Thursday, January 29, 2015

Jumping Through Quality Hoops

The Washington Post reports, "The Obama administration wants to dramatically change how doctors are paid".

Essentially, they wish to move away from the standard fee-for-service model and towards payments based on "quality".

In theory, this sounds good -- after all, who could possibly be opposed to quality?  And it's true that there are perverse incentives in the current system, where doctors get paid regardless of whether they are doing a good job or not.

But the various "quality" measures and "pay for performance" incentives we've seen so far from Medicare and Medicaid have at best a tenuous relationship with what most patients would see as "quality" care.  And this is an inherent problem in any system where the person receiving the service isn't the person paying for it.

As Dr. Michael Kirsch explained last year, many of these measures have "nothing to do about real medical quality, but... everything do about cost control." 

Patient care can also suffer, as physicians have to choose between following the quality measures vs. doing what's actually right for the patient. These quality measures can introduce their own perverse incentives.

For example, there was a push a few years ago to reward ER physicians for getting patients with pneumonia on antibiotics within a certain time frame.  As an ER radiologist, our job was to call the ER physician ASAP everytime we saw a chest x-ray on a patient that showed possible pneumonia so the treating physician could start the therapy within the allotted time.

Of course, this also took time away from other equally urgent work (for which there was no bonus.)

And this might not have been good for the patients either. Officials at the Centers for Medicare and Medicaid Service admitted that some of these measures could result in "inappropriate delivery of a service to some patients (such as delivery of antibiotics to patients without a confirmed diagnosis of pneumonia), unduly conservative decisions on whether to exclude some patients from the measure denominator, and a focus on meeting the benchmark at the expense of actual improvements in quality or patient outcomes."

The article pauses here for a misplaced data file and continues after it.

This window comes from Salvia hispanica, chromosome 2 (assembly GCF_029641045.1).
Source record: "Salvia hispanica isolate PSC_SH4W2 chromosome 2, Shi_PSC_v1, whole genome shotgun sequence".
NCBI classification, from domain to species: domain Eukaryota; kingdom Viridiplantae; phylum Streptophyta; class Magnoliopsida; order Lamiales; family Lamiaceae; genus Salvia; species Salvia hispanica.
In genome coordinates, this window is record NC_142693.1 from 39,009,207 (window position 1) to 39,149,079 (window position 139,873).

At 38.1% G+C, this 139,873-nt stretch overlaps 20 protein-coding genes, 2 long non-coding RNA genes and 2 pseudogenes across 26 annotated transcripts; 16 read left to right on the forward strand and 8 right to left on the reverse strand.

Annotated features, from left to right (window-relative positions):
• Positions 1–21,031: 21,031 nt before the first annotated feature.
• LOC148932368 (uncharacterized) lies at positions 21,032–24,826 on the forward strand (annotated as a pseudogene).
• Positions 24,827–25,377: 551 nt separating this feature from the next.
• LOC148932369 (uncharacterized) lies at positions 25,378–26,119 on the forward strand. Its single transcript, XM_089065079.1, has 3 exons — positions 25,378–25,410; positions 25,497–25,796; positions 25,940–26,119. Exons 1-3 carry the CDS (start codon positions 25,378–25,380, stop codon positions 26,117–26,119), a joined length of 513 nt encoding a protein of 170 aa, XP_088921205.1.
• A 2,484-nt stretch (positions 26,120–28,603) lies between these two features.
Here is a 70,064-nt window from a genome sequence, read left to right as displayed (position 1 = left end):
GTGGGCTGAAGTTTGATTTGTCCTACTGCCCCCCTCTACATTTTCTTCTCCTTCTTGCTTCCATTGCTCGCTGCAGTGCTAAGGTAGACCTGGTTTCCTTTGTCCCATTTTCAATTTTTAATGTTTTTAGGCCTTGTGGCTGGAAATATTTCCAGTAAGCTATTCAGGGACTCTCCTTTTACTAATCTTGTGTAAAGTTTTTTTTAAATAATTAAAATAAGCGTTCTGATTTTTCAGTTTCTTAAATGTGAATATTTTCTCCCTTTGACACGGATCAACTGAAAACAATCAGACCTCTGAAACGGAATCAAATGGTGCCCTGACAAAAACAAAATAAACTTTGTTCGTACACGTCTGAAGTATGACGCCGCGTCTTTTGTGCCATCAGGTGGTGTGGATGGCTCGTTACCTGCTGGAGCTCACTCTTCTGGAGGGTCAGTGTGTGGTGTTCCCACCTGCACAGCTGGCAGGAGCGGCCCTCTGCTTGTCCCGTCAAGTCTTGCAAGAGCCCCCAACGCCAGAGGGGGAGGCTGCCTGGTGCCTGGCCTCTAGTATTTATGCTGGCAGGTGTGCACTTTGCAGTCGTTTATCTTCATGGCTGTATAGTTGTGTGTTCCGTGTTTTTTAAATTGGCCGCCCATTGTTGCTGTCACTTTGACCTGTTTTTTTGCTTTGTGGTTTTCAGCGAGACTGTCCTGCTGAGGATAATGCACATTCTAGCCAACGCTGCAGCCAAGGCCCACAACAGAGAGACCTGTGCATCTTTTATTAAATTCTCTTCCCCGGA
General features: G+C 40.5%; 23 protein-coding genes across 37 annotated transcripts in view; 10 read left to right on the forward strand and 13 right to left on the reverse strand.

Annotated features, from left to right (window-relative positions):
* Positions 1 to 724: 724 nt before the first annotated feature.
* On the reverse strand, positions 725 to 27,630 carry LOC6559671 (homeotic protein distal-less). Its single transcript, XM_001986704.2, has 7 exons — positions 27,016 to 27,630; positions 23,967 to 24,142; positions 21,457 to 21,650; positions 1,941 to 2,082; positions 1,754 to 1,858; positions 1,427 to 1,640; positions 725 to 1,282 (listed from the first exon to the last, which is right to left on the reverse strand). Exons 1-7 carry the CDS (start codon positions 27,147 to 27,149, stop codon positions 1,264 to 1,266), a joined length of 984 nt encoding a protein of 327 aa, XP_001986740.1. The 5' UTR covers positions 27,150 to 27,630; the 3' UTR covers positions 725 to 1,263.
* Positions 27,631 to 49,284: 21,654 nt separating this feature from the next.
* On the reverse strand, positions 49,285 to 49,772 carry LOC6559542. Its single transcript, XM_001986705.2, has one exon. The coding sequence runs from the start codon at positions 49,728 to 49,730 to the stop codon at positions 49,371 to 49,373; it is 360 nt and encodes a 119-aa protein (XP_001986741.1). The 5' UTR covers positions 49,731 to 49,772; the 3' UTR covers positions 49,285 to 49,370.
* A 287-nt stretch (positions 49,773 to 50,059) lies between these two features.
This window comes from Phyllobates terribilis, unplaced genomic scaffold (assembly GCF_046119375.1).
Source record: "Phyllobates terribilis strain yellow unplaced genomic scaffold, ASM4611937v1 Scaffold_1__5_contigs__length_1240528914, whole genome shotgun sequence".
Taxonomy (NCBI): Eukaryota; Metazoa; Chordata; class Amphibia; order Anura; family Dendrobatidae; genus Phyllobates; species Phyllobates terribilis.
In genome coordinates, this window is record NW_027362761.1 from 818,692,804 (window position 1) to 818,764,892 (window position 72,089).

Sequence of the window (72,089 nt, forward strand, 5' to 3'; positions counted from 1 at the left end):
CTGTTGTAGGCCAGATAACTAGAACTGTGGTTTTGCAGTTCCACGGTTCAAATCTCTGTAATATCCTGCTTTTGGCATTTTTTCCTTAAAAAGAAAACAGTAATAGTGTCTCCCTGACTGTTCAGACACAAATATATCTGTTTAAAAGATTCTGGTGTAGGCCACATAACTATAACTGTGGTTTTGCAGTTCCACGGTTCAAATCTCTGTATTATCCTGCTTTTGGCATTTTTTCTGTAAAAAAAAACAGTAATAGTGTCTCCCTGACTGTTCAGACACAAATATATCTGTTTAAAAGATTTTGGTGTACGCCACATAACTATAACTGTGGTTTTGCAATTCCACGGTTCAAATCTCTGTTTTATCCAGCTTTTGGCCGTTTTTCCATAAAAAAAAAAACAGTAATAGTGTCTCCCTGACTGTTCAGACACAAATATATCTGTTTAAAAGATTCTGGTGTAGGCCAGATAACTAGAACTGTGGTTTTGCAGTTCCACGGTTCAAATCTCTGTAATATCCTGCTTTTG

As we see more quality measures introduced, we'll also see Goodhart's Law in action: "When a measure becomes a target, it ceases to be a good measure."  People will work to meet the metric, but that will have increasingly less value as a measure of whether actual quality care is being delivered. 

(Think of school teachers who teach "for the test" in order to maximize their students' scores on the standardized tests, and how that corrodes real learning.)

There's much more to be said on this topic, which I'll have to leave for a later time.  

Monday, January 26, 2015

Hsieh Forbes Column on "Right To Die"

My latest Forbes piece is now out, "Does Your Right To Life Include The Right To Die?"

I discuss the revived debate over physician-assisted suicide, especially in the wake of Brittany Maynard's decision to end her life following a diagnosis of terminal brain cancer. This issue is being debated in several state legislatures, including New Jersey and California, so we will be hearing much more about this in coming months.

I recognize that this is a controversial topic and that good physicians can disagree on this issue. Nonetheless, I believe this should be a legal option for patients, provided that there are appropriate safeguard to protect both the patient and the physician.

In my piece I cover three main subpoints:
1) Your life is your own.
2) The state has a legitimate (even vital) role to play in assisted suicide.
3) Physicians must not be required to participate
For more details, please read the full text of "Does Your Right To Life Include The Right To Die?"

(Much of this material is drawn from the recent Philosophy In Action podcast by my wife Dr. Diana Hsieh and her co-host Greg Perkins in their 1/18/2015 segment, "The Right To Die".)

(Photo: Brittany Maynard by Allie Hoffman
Creative Commons Attribution – Share Alike)

Thursday, January 22, 2015

Epstein: The Baby Who Lived

Alex Epstein has a nice piece in Forbes entitled, "The Baby Who Lived: How Energy Saved My Friend's Son".

He talks about energy production, medical progress, and how those products of human ingenuity helped Pari, Keith, and their newborn son Charlie (pictured below, with their other son.)

From Epstein's piece: